‘You can’t hurry or you’ll make a mistake’
Gillian wing, 65, Lincolnshire
Breaking the glass and selecting the perfect piece to complete my sun-catcher, I am completely immersed. Working with glass has a pace of its own – if you’re in a hurry you’ll make a mistake or even cut yourself! I love creating beautiful framed mirrors, windows and mandalas, or helping my pupils – who range in age from 16 to their 80s – make something lovely.
I haven’t always done this – until I retired in 2008, I had a managerial role in the health service! But I learned to make stained glass as a hobby in the 70s, after attending a workshop and meeting a friend who had her own studio. Over the next 40 years, working and raising a family, I had little time for stained-glass making. But in 2008, as I planned for retirement, I found a new complex of studios were opening up three miles from my home in Spalding. The timing seemed serendipitous and I rented a studio with thoughts of setting up a stained-glass workshop.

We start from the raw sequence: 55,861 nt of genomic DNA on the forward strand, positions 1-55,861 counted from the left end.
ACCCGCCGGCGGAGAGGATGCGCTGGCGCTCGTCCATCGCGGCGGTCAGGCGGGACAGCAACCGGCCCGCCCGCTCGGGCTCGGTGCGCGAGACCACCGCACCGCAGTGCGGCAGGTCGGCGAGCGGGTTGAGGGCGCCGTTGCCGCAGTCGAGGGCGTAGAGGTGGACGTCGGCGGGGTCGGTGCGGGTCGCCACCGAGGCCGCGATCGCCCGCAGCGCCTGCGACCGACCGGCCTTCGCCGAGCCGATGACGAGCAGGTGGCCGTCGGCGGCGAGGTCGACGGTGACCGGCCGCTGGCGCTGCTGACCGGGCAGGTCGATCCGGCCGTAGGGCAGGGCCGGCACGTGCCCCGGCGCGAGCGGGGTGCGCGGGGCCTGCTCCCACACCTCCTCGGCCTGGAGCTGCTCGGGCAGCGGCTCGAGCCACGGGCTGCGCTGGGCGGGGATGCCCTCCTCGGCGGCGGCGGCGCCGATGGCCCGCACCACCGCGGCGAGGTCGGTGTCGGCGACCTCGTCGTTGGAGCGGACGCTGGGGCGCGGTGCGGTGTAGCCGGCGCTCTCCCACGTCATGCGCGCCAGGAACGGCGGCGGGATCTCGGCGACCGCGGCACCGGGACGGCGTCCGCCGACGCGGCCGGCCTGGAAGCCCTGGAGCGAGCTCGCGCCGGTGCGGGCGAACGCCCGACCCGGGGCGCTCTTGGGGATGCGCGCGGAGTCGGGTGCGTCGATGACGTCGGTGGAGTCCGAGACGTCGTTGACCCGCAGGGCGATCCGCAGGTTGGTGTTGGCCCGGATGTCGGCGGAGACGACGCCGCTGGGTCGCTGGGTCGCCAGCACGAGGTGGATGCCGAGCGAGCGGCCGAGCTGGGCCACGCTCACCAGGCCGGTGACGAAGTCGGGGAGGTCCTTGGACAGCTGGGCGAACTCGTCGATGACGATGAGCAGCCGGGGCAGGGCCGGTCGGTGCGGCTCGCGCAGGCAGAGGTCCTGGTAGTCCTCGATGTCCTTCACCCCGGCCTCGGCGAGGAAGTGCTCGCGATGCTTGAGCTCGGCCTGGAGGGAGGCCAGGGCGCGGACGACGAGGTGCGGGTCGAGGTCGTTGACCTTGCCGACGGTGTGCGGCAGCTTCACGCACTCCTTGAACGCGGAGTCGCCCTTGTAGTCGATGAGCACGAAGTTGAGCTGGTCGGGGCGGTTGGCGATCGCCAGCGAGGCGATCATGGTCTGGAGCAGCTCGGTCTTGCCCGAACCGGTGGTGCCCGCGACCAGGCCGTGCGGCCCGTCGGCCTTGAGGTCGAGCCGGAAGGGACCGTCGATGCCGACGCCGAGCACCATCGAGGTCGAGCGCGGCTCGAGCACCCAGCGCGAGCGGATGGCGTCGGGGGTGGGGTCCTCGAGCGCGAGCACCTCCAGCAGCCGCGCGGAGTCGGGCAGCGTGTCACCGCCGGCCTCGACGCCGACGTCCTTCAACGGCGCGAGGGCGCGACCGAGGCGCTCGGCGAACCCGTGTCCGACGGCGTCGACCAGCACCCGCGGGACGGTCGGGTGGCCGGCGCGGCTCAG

Before opening, I went on courses to renew my
skills – finding how the techniques and tools had developed since my training, and gradually
finding my feet again. Since then I’ve worked on bespoke pieces, which I sell at my studio; but
I’ve also started to run workshops both for hobbyists and art and design students. I teach for the Stained Glass Museum at Eli, at Lamport Hall in Northamptonshire and on community projects in churches and chapels.
Of course, working with such a fragile material can be precarious. One year at the Sandringham Flower Show, a rogue gust of wind dashed one of my roundels to
the floor. But in spite of the odd smash, it’s satisfying work.
Stained glass may seem a relic from the past, but its beauty is timeless; whether in an ancient chapel or embedded in modern architecture, for me it will never get old.
For more information, visit strawberryglass.co.uk
Gillian with bespoke pieces for sale in her studio